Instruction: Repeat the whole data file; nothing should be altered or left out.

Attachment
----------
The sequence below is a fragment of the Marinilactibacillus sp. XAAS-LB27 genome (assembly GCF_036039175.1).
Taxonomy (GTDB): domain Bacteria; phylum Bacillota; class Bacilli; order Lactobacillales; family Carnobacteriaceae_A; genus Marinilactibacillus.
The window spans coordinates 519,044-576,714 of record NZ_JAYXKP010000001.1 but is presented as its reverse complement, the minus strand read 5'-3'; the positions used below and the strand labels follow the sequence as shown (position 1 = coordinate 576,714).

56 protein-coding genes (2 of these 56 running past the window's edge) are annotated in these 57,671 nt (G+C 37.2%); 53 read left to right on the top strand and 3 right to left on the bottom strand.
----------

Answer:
The sequence below is a fragment of the Marinilactibacillus sp. XAAS-LB27 genome (assembly GCF_036039175.1).
Taxonomy (GTDB): domain Bacteria; phylum Bacillota; class Bacilli; order Lactobacillales; family Carnobacteriaceae_A; genus Marinilactibacillus.
The window spans coordinates 519,044-576,714 of record NZ_JAYXKP010000001.1 but is presented as its reverse complement, the minus strand read 5'-3'; the positions used below and the strand labels follow the sequence as shown (position 1 = coordinate 576,714).

56 protein-coding genes (2 of these 56 running past the window's edge) are annotated in these 57,671 nt (G+C 37.2%); 53 read left to right on the top strand and 3 right to left on the bottom strand.